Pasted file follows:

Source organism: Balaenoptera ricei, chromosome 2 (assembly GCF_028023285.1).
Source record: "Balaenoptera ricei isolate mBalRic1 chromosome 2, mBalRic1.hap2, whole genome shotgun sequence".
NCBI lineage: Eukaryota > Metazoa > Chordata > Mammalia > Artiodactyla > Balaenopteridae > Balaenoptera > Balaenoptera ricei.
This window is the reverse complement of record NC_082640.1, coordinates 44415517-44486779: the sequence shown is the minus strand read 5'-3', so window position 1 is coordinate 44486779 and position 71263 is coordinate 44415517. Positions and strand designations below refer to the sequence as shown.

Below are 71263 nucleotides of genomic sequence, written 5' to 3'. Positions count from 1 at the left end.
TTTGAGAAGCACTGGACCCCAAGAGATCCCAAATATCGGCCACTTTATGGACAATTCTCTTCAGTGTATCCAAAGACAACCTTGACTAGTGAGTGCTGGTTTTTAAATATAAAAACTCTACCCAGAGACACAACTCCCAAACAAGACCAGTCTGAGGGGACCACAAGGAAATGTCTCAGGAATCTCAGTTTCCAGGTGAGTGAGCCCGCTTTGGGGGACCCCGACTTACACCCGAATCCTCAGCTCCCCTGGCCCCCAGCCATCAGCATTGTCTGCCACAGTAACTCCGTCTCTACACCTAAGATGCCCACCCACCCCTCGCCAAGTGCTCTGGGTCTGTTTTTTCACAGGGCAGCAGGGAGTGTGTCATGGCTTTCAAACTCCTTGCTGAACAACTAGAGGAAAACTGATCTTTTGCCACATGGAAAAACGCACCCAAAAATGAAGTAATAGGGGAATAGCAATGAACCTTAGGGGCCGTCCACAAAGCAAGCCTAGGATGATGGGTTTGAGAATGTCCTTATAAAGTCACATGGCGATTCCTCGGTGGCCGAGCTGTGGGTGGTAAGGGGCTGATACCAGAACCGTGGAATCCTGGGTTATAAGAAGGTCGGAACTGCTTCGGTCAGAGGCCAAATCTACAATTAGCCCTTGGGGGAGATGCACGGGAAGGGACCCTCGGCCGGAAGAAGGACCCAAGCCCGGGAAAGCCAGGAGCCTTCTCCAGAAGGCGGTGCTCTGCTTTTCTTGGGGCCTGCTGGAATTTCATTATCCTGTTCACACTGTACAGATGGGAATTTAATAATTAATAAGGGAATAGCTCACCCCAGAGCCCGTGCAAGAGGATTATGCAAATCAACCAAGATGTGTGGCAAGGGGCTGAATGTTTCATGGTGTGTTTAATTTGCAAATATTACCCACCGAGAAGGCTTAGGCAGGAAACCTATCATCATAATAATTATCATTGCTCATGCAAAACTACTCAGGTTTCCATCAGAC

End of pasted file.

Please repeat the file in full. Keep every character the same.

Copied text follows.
Source organism: Balaenoptera ricei, chromosome 2 (assembly GCF_028023285.1).
Source record: "Balaenoptera ricei isolate mBalRic1 chromosome 2, mBalRic1.hap2, whole genome shotgun sequence".
NCBI lineage: Eukaryota > Metazoa > Chordata > Mammalia > Artiodactyla > Balaenopteridae > Balaenoptera > Balaenoptera ricei.
This window is the reverse complement of record NC_082640.1, coordinates 44415517-44486779: the sequence shown is the minus strand read 5'-3', so window position 1 is coordinate 44486779 and position 71263 is coordinate 44415517. Positions and strand designations below refer to the sequence as shown.

Below are 71263 nucleotides of genomic sequence, written 5' to 3'. Positions count from 1 at the left end.
TTTGAGAAGCACTGGACCCCAAGAGATCCCAAATATCGGCCACTTTATGGACAATTCTCTTCAGTGTATCCAAAGACAACCTTGACTAGTGAGTGCTGGTTTTTAAATATAAAAACTCTACCCAGAGACACAACTCCCAAACAAGACCAGTCTGAGGGGACCACAAGGAAATGTCTCAGGAATCTCAGTTTCCAGGTGAGTGAGCCCGCTTTGGGGGACCCCGACTTACACCCGAATCCTCAGCTCCCCTGGCCCCCAGCCATCAGCATTGTCTGCCACAGTAACTCCGTCTCTACACCTAAGATGCCCACCCACCCCTCGCCAAGTGCTCTGGGTCTGTTTTTTCACAGGGCAGCAGGGAGTGTGTCATGGCTTTCAAACTCCTTGCTGAACAACTAGAGGAAAACTGATCTTTTGCCACATGGAAAAACGCACCCAAAAATGAAGTAATAGGGGAATAGCAATGAACCTTAGGGGCCGTCCACAAAGCAAGCCTAGGATGATGGGTTTGAGAATGTCCTTATAAAGTCACATGGCGATTCCTCGGTGGCCGAGCTGTGGGTGGTAAGGGGCTGATACCAGAACCGTGGAATCCTGGGTTATAAGAAGGTCGGAACTGCTTCGGTCAGAGGCCAAATCTACAATTAGCCCTTGGGGGAGATGCACGGGAAGGGACCCTCGGCCGGAAGAAGGACCCAAGCCCGGGAAAGCCAGGAGCCTTCTCCAGAAGGCGGTGCTCTGCTTTTCTTGGGGCCTGCTGGAATTTCATTATCCTGTTCACACTGTACAGATGGGAATTTAATAATTAATAAGGGAATAGCTCACCCCAGAGCCCGTGCAAGAGGATTATGCAAATCAACCAAGATGTGTGGCAAGGGGCTGAATGTTTCATGGTGTGTTTAATTTGCAAATATTACCCACCGAGAAGGCTTAGGCAGGAAACCTATCATCATAATAATTATCATTGCTCATGCAAAACTACTCAGGTTTCCATCAGAC